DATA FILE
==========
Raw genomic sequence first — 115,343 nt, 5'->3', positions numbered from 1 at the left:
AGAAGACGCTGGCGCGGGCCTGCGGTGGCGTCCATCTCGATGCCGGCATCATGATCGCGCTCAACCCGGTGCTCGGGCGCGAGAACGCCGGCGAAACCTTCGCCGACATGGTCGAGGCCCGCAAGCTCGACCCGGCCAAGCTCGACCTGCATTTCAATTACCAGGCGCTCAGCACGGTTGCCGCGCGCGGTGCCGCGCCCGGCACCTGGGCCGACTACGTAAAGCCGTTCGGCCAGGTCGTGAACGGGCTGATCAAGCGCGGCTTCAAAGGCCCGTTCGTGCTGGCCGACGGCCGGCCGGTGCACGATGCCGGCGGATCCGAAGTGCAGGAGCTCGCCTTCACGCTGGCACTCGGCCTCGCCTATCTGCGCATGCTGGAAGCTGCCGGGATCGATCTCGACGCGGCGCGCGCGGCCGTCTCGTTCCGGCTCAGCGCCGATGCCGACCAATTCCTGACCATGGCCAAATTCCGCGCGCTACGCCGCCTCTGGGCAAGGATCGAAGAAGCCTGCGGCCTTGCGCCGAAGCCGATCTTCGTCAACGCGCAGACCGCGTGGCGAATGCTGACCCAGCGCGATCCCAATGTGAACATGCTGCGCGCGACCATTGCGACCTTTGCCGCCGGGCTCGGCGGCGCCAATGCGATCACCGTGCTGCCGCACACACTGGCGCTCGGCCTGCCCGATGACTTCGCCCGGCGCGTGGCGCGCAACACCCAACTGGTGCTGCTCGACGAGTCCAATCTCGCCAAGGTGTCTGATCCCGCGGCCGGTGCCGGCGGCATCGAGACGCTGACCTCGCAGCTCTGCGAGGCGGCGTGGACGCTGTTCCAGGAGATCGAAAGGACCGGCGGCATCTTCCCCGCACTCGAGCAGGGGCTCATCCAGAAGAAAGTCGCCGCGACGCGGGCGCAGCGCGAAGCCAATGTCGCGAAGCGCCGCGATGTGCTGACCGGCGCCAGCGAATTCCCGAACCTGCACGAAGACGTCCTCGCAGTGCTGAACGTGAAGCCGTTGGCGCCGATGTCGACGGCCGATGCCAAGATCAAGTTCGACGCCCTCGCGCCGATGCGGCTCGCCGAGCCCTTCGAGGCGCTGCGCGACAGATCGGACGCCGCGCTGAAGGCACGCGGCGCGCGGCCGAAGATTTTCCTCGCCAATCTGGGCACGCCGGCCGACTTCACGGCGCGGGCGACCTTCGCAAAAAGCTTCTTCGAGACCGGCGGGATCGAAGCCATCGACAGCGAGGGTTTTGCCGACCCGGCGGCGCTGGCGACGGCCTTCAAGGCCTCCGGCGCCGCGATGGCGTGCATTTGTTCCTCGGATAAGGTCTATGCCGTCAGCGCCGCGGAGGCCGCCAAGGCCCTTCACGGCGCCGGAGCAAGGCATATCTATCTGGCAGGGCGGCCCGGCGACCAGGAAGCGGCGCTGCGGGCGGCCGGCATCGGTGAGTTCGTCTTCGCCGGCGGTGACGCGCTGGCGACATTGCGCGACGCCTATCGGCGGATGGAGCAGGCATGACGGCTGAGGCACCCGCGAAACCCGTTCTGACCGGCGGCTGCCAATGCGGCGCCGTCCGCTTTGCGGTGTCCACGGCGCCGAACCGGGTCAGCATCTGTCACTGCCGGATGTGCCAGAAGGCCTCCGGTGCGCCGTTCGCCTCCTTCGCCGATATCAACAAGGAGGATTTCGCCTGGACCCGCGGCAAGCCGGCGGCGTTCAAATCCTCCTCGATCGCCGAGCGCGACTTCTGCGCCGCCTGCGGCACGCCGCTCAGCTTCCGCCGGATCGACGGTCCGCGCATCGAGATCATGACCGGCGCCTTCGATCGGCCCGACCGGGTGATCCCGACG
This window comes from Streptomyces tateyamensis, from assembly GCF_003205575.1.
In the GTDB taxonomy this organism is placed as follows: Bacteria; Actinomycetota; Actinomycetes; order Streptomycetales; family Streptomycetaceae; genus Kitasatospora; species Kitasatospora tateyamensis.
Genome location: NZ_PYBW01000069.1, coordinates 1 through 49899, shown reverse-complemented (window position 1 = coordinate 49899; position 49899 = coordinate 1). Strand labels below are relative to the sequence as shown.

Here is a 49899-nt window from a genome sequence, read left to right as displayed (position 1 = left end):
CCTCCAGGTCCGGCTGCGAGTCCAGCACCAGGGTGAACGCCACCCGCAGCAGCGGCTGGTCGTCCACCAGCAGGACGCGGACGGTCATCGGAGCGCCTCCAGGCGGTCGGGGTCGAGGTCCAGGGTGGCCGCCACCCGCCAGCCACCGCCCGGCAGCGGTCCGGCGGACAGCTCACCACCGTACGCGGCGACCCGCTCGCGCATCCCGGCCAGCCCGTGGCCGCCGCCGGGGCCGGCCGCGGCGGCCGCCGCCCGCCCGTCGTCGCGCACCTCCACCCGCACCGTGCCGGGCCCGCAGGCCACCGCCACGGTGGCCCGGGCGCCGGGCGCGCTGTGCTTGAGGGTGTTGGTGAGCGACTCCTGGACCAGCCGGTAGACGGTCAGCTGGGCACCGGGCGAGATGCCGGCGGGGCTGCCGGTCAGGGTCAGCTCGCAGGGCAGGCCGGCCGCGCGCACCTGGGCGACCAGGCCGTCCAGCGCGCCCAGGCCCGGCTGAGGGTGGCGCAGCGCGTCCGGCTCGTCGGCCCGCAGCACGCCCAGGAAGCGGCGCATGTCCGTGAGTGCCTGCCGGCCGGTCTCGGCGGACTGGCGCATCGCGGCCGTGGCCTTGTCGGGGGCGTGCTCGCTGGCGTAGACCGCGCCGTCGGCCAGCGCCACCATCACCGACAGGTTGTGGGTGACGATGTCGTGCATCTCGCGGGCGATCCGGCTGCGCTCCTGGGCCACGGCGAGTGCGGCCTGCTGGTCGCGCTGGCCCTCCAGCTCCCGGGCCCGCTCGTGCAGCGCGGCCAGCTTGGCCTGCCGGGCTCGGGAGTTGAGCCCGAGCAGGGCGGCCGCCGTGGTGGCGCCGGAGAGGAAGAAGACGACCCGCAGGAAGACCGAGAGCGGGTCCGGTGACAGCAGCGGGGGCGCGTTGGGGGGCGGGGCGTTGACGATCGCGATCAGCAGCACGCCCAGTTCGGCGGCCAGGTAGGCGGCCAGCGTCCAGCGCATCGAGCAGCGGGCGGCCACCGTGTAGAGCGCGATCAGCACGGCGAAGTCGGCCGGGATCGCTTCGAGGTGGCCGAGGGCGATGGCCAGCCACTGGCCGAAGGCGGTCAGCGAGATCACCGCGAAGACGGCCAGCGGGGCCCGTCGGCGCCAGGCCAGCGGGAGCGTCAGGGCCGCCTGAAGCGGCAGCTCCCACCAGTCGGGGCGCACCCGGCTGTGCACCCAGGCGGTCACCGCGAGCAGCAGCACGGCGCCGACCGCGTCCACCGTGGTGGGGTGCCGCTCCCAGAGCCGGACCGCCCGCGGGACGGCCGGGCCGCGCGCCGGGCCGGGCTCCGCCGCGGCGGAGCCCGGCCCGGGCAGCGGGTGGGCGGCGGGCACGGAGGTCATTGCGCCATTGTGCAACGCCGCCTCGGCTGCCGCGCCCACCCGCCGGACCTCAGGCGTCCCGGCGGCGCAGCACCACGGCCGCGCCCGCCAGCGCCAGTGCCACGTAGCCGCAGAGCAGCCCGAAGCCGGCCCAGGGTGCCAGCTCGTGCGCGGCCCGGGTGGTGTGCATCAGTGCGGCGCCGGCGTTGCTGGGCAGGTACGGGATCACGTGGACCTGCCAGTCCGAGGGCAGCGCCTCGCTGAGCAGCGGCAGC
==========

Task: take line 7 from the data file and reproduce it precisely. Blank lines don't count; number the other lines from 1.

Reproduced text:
CCTCCAGGTCCGGCTGCGAGTCCAGCACCAGGGTGAACGCCACCCGCAGCAGCGGCTGGTCGTCCACCAGCAGGACGCGGACGGTCATCGGAGCGCCTCCAGGCGGTCGGGGTCGAGGTCCAGGGTGGCCGCCACCCGCCAGCCACCGCCCGGCAGCGGTCCGGCGGACAGCTCACCACCGTACGCGGCGACCCGCTCGCGCATCCCGGCCAGCCCGTGGCCGCCGCCGGGGCCGGCCGCGGCGGCCGCCGCCCGCCCGTCGTCGCGCACCTCCACCCGCACCGTGCCGGGCCCGCAGGCCACCGCCACGGTGGCCCGGGCGCCGGGCGCGCTGTGCTTGAGGGTGTTGGTGAGCGACTCCTGGACCAGCCGGTAGACGGTCAGCTGGGCACCGGGCGAGATGCCGGCGGGGCTGCCGGTCAGGGTCAGCTCGCAGGGCAGGCCGGCCGCGCGCACCTGGGCGACCAGGCCGTCCAGCGCGCCCAGGCCCGGCTGAGGGTGGCGCAGCGCGTCCGGCTCGTCGGCCCGCAGCACGCCCAGGAAGCGGCGCATGTCCGTGAGTGCCTGCCGGCCGGTCTCGGCGGACTGGCGCATCGCGGCCGTGGCCTTGTCGGGGGCGTGCTCGCTGGCGTAGACCGCGCCGTCGGCCAGCGCCACCATCACCGACAGGTTGTGGGTGACGATGTCGTGCATCTCGCGGGCGATCCGGCTGCGCTCCTGGGCCACGGCGAGTGCGGCCTGCTGGTCGCGCTGGCCCTCCAGCTCCCGGGCCCGCTCGTGCAGCGCGGCCAGCTTGGCCTGCCGGGCTCGGGAGTTGAGCCCGAGCAGGGCGGCCGCCGTGGTGGCGCCGGAGAGGAAGAAGACGACCCGCAGGAAGACCGAGAGCGGGTCCGGTGACAGCAGCGGGGGCGCGTTGGGGGGCGGGGCGTTGACGATCGCGATCAGCAGCACGCCCAGTTCGGCGGCCAGGTAGGCGGCCAGCGTCCAGCGCATCGAGCAGCGGGCGGCCACCGTGTAGAGCGCGATCAGCACGGCGAAGTCGGCCGGGATCGCTTCGAGGTGGCCGAGGGCGATGGCCAGCCACTGGCCGAAGGCGGTCAGCGAGATCACCGCGAAGACGGCCAGCGGGGCCCGTCGGCGCCAGGCCAGCGGGAGCGTCAGGGCCGCCTGAAGCGGCAGCTCCCACCAGTCGGGGCGCACCCGGCTGTGCACCCAGGCGGTCACCGCGAGCAGCAGCACGGCGCCGACCGCGTCCACCGTGGTGGGGTGCCGCTCCCAGAGCCGGACCGCCCGCGGGACGGCCGGGCCGCGCGCCGGGCCGGGCTCCGCCGCGGCGGAGCCCGGCCCGGGCAGCGGGTGGGCGGCGGGCACGGAGGTCATTGCGCCATTGTGCAACGCCGCCTCGGCTGCCGCGCCCACCCGCCGGACCTCAGGCGTCCCGGCGGCGCAGCACCACGGCCGCGCCCGCCAGCGCCAGTGCCACGTAGCCGCAGAGCAGCCCGAAGCCGGCCCAGGGTGCCAGCTCGTGCGCGGCCCGGGTGGTGTGCATCAGTGCGGCGCCGGCGTTGCTGGGCAGGTACGGGATCACGTGGACCTGCCAGTCCGAGGGCAGCGCCTCGCTGAGCAGCGGCAGC